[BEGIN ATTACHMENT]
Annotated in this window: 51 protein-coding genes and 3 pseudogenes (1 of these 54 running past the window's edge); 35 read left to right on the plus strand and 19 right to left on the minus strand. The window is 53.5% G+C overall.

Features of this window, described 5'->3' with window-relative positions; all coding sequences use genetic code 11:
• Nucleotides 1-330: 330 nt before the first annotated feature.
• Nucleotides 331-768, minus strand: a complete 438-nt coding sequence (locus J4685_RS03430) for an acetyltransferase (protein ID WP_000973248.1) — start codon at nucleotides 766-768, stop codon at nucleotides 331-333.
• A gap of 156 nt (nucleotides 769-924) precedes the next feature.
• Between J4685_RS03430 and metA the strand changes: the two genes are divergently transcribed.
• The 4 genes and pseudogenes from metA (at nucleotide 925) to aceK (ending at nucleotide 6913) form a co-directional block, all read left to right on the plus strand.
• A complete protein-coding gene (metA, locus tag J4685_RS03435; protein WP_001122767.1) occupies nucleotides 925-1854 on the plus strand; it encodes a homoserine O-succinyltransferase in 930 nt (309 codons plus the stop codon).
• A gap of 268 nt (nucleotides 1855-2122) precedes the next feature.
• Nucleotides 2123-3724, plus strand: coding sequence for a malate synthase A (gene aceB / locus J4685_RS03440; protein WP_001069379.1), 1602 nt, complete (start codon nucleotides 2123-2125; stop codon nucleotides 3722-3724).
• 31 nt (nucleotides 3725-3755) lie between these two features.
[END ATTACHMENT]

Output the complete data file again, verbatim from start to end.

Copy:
Annotated in this window: 51 protein-coding genes and 3 pseudogenes (1 of these 54 running past the window's edge); 35 read left to right on the plus strand and 19 right to left on the minus strand. The window is 53.5% G+C overall.

Features of this window, described 5'->3' with window-relative positions; all coding sequences use genetic code 11:
• Nucleotides 1-330: 330 nt before the first annotated feature.
• Nucleotides 331-768, minus strand: a complete 438-nt coding sequence (locus J4685_RS03430) for an acetyltransferase (protein ID WP_000973248.1) — start codon at nucleotides 766-768, stop codon at nucleotides 331-333.
• A gap of 156 nt (nucleotides 769-924) precedes the next feature.
• Between J4685_RS03430 and metA the strand changes: the two genes are divergently transcribed.
• The 4 genes and pseudogenes from metA (at nucleotide 925) to aceK (ending at nucleotide 6913) form a co-directional block, all read left to right on the plus strand.
• A complete protein-coding gene (metA, locus tag J4685_RS03435; protein WP_001122767.1) occupies nucleotides 925-1854 on the plus strand; it encodes a homoserine O-succinyltransferase in 930 nt (309 codons plus the stop codon).
• A gap of 268 nt (nucleotides 1855-2122) precedes the next feature.
• Nucleotides 2123-3724, plus strand: coding sequence for a malate synthase A (gene aceB / locus J4685_RS03440; protein WP_001069379.1), 1602 nt, complete (start codon nucleotides 2123-2125; stop codon nucleotides 3722-3724).
• 31 nt (nucleotides 3725-3755) lie between these two features.